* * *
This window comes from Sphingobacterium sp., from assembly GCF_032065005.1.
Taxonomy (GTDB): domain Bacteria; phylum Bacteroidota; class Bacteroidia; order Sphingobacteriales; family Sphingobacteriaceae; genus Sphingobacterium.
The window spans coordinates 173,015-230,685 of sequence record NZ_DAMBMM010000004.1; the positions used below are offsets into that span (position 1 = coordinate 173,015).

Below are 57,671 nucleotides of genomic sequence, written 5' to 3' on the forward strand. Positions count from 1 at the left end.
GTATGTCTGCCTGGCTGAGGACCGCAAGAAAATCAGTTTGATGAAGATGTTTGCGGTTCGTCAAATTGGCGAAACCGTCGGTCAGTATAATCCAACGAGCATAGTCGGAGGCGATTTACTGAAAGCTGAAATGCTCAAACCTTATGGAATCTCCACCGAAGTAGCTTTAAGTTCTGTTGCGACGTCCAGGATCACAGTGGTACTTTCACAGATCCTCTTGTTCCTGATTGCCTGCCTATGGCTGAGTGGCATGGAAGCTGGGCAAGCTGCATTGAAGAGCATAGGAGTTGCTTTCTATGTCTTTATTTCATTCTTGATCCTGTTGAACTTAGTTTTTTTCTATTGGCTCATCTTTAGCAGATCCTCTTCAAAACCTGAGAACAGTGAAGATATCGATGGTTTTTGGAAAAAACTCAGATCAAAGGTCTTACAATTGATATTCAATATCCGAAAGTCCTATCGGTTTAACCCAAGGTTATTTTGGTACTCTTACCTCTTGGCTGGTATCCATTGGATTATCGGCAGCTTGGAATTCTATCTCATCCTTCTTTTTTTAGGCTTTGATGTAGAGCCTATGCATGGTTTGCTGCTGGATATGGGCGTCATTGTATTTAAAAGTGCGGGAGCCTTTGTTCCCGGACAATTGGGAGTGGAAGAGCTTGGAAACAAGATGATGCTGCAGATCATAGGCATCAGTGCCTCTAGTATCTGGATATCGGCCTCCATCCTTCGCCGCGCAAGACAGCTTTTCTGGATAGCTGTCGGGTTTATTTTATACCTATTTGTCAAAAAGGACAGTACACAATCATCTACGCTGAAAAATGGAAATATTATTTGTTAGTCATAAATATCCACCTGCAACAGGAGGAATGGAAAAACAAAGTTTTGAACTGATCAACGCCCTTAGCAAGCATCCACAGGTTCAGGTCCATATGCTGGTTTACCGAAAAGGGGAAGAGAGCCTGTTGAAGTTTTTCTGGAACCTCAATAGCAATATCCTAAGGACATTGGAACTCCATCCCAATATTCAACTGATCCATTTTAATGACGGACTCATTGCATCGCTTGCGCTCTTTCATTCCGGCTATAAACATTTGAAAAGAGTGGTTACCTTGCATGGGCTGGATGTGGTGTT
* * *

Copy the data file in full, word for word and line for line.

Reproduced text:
This window comes from Sphingobacterium sp., from assembly GCF_032065005.1.
Taxonomy (GTDB): domain Bacteria; phylum Bacteroidota; class Bacteroidia; order Sphingobacteriales; family Sphingobacteriaceae; genus Sphingobacterium.
The window spans coordinates 173,015-230,685 of sequence record NZ_DAMBMM010000004.1; the positions used below are offsets into that span (position 1 = coordinate 173,015).

Below are 57,671 nucleotides of genomic sequence, written 5' to 3' on the forward strand. Positions count from 1 at the left end.
GTATGTCTGCCTGGCTGAGGACCGCAAGAAAATCAGTTTGATGAAGATGTTTGCGGTTCGTCAAATTGGCGAAACCGTCGGTCAGTATAATCCAACGAGCATAGTCGGAGGCGATTTACTGAAAGCTGAAATGCTCAAACCTTATGGAATCTCCACCGAAGTAGCTTTAAGTTCTGTTGCGACGTCCAGGATCACAGTGGTACTTTCACAGATCCTCTTGTTCCTGATTGCCTGCCTATGGCTGAGTGGCATGGAAGCTGGGCAAGCTGCATTGAAGAGCATAGGAGTTGCTTTCTATGTCTTTATTTCATTCTTGATCCTGTTGAACTTAGTTTTTTTCTATTGGCTCATCTTTAGCAGATCCTCTTCAAAACCTGAGAACAGTGAAGATATCGATGGTTTTTGGAAAAAACTCAGATCAAAGGTCTTACAATTGATATTCAATATCCGAAAGTCCTATCGGTTTAACCCAAGGTTATTTTGGTACTCTTACCTCTTGGCTGGTATCCATTGGATTATCGGCAGCTTGGAATTCTATCTCATCCTTCTTTTTTTAGGCTTTGATGTAGAGCCTATGCATGGTTTGCTGCTGGATATGGGCGTCATTGTATTTAAAAGTGCGGGAGCCTTTGTTCCCGGACAATTGGGAGTGGAAGAGCTTGGAAACAAGATGATGCTGCAGATCATAGGCATCAGTGCCTCTAGTATCTGGATATCGGCCTCCATCCTTCGCCGCGCAAGACAGCTTTTCTGGATAGCTGTCGGGTTTATTTTATACCTATTTGTCAAAAAGGACAGTACACAATCATCTACGCTGAAAAATGGAAATATTATTTGTTAGTCATAAATATCCACCTGCAACAGGAGGAATGGAAAAACAAAGTTTTGAACTGATCAACGCCCTTAGCAAGCATCCACAGGTTCAGGTCCATATGCTGGTTTACCGAAAAGGGGAAGAGAGCCTGTTGAAGTTTTTCTGGAACCTCAATAGCAATATCCTAAGGACATTGGAACTCCATCCCAATATTCAACTGATCCATTTTAATGACGGACTCATTGCATCGCTTGCGCTCTTTCATTCCGGCTATAAACATTTGAAAAGAGTGGTTACCTTGCATGGGCTGGATGTGGTGTT